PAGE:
Wednesday, May 14, 2014

Doily 'Under Glass'

A recent post by Karen Bovard  ( )  describes a very clever way to display and protect lace doilies when decorating for a luncheon or party.    She and her friend happened to be using clear plastic plates and realized that they could put  a lace doily on the bottom plate and then put the other clear plate on top, for serving goodies such as cookies. The doily is totally protected yet visible!   She showed a particularly pretty crocheted doily with colorful pansies around the edge.   

Her post reminded me that I hadn’t shown how I’ve been displaying my antique tatted doily for the past year or so!  Similar idea ! 

After being stored away and basically used as a backdrop for photographs on my blog, this sweet doily finally found its ‘home‘ on my coffee table, displayed under a glass dish on top of a gold charger,  topped by a tall hurricane lamp/candle.   
This doily (shown more clearly below) is about 8” across.
I felt fortunate to find it in a small local shop.   The owner was delighted that it went home with a tatter!

You can see the ‘layering’ for the display:   Gold charger (explained below), black velvet circle, tatted doily, clear glass dish, real candle (with a cut-out area on top for a battery-powered tea candle), and glass hurricane ‘cover’.     

Another view, without the hurricane glass. 

‘Chargers’ have apparently been around for a long time (large plates used under formal place settings for decoration) but they became very popular in the late 1990s.  That's when I first noticed them in stores).
There are lots of ideas for using them if you search for ‘chargers under place settings' and click ‘Images’.  They even use this same idea of a clear glass dish to put photos under them!    Long ago in a galaxy far away, I used to have guests for ‘formal’ dinners in the dining room (6 people, is max for me!).  I always enjoyed decorating the table more than preparing the food (still do!)  and would have used the chargers if I had them.  I only bought a few in the ‘90s for decorations around the house during holidays.

The lovely lace edging, similar to designs I've seen in older magazines, fits perfectly around the linen center.   I can only guess that the tatting was done first, then the fabric was cut out and the raw edges over-stitched by hand with some fancy filler stitches.  And it looks like there’s a teeny, tiny crocheted chain catching the tatted stitches.  Fabric centers are very practical for many reasons, but they demand a skill level that would be difficult for me to accomplish, so I admire those who have that talent!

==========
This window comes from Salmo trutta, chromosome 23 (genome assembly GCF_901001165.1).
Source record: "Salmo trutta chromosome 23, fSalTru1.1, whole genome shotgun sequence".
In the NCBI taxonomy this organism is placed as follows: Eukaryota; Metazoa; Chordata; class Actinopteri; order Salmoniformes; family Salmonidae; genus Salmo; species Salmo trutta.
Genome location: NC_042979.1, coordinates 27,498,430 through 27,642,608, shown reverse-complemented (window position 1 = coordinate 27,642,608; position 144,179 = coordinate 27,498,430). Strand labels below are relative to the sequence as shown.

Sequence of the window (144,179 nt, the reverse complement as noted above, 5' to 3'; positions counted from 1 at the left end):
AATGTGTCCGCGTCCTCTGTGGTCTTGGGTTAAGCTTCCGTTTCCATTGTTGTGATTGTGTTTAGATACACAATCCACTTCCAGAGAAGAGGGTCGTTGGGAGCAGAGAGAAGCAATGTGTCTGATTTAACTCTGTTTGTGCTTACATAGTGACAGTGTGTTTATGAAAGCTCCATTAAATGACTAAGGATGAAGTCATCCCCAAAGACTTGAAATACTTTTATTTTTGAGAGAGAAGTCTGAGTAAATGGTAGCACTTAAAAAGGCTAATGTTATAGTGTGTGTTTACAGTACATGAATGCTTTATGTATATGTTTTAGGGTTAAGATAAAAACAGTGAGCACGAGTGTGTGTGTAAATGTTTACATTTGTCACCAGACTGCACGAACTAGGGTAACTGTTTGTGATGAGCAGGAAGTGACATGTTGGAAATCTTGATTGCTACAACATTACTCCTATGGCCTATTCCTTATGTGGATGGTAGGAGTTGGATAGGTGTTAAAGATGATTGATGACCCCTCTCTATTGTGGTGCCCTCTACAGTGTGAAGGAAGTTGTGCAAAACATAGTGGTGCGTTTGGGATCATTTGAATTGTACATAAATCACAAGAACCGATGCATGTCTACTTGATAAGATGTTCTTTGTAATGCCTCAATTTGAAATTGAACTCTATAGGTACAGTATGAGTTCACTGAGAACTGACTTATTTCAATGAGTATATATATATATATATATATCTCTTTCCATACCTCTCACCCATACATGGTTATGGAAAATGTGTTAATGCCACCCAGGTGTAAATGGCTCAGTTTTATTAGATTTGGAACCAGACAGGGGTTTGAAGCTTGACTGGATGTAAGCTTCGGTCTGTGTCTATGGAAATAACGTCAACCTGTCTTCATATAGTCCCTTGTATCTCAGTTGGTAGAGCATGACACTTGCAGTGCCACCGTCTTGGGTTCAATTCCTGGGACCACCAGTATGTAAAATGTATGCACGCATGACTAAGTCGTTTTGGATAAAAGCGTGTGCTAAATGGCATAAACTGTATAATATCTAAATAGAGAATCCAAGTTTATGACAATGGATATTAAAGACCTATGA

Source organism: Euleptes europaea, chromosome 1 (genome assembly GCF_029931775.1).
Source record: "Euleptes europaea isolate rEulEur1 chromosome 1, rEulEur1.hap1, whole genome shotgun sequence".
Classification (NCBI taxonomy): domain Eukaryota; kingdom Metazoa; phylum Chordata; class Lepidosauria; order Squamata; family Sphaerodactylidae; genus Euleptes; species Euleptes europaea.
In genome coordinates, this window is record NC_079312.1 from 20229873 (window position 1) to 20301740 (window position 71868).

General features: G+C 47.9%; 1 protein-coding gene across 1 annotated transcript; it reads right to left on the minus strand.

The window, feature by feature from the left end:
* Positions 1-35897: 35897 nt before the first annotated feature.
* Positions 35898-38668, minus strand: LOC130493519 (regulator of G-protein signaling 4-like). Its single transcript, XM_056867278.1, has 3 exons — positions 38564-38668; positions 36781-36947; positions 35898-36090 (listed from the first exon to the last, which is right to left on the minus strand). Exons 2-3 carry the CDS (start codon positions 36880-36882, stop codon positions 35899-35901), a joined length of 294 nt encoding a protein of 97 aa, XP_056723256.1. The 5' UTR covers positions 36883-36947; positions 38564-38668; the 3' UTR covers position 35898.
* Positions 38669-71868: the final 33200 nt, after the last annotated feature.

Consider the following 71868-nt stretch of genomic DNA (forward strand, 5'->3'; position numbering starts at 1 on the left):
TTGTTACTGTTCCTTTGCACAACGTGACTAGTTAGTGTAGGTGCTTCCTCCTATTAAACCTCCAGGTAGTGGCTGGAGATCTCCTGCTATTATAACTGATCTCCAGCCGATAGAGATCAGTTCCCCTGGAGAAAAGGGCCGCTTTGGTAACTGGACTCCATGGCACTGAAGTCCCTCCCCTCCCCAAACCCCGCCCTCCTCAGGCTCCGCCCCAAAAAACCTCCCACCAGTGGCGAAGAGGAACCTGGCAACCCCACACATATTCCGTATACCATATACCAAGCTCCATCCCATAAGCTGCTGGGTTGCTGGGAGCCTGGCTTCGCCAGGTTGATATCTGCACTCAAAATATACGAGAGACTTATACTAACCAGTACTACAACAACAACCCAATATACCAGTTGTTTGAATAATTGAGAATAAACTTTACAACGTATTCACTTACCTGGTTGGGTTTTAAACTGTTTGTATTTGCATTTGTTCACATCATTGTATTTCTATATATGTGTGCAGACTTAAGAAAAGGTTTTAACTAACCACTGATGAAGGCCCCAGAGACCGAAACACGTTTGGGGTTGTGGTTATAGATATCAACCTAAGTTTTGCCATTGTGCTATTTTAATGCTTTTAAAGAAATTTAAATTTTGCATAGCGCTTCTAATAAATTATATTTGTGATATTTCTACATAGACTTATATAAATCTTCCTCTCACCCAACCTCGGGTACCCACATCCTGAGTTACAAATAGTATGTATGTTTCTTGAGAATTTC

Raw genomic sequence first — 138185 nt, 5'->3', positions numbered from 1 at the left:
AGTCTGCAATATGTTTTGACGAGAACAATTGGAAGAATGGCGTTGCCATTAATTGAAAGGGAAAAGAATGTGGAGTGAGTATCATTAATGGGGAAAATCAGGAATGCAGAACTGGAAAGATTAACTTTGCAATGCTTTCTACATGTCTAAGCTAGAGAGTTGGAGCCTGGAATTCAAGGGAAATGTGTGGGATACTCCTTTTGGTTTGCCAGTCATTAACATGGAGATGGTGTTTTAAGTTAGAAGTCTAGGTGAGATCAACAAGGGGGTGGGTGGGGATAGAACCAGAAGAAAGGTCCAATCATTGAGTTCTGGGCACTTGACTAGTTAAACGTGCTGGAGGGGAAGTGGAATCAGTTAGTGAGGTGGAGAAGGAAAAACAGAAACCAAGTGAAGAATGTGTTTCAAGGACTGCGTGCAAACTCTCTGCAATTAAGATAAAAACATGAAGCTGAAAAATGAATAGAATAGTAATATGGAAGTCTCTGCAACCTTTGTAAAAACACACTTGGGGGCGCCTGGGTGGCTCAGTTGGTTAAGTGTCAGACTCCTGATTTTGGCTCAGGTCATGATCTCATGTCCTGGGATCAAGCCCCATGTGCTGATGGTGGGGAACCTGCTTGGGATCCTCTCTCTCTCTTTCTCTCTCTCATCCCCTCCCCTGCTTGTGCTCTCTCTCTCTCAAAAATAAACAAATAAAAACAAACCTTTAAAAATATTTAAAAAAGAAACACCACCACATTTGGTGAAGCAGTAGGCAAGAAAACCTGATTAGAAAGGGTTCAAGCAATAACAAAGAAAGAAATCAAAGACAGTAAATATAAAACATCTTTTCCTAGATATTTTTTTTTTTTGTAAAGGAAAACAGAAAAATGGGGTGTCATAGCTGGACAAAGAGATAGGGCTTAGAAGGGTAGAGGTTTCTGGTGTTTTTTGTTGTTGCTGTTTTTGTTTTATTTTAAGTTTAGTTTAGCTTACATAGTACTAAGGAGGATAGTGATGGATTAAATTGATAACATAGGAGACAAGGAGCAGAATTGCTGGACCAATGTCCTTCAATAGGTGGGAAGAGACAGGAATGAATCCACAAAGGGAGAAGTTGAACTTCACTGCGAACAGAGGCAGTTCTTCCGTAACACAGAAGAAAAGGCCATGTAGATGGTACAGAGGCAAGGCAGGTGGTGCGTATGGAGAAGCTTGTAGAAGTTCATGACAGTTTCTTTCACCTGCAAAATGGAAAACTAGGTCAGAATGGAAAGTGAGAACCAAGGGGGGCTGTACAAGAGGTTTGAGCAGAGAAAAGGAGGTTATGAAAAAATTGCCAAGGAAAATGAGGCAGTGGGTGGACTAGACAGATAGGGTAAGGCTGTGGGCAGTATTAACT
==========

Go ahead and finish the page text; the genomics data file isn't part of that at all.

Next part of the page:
Of course, the clear dish protects the doily from the candle.  Even though the candle is wax and has a wick, I scooped out the center (several years ago) and put a battery-powered tea candle in there.  Much safer and easier to deal with - no wax drips, no oily smoke!    

When battery-powered tea candles first came on the market, I marveled at what an ingenious product they were - and are! .  Fortunately they came down in price, and I have many around my home and don’t have to worry about candle  flames.  These days some large ‘faux’ candles come with  battery already flames built in.  (The only disadvantage I see is that very young  children who ‘grow up’ with the battery candles in their homes may not distinguish them from a real flame on a real candle! )     

This candle display usually is the centerpiece of my coffee table, but now sits to the right of my anniversary display.  However, it fits right in, especially since the charger is gold!   


elizabeth said...

beautiful! that's really fun!

God's Kid said...

Very elegant!! :)

Jane Eborall said...

What a good idea and such a pretty mat too. I understand your concerns over children growing up thinking that candles don't burn.

Margarets designer cards said...

Lovely way to display a beautiful mat., I agree with you that battery candles are much safer but I hope families who use them will explain to children real candles can burn.

Jane McLellan said...

Lovely way to display tatting. Years ago my mother had a glass plate that had a crocheted -what's the word? - underneath, fitted, so that the edging appeared at the top of the plate. Wonderful for serving cakes for tea!

Grace Tyler said...

Very pretty!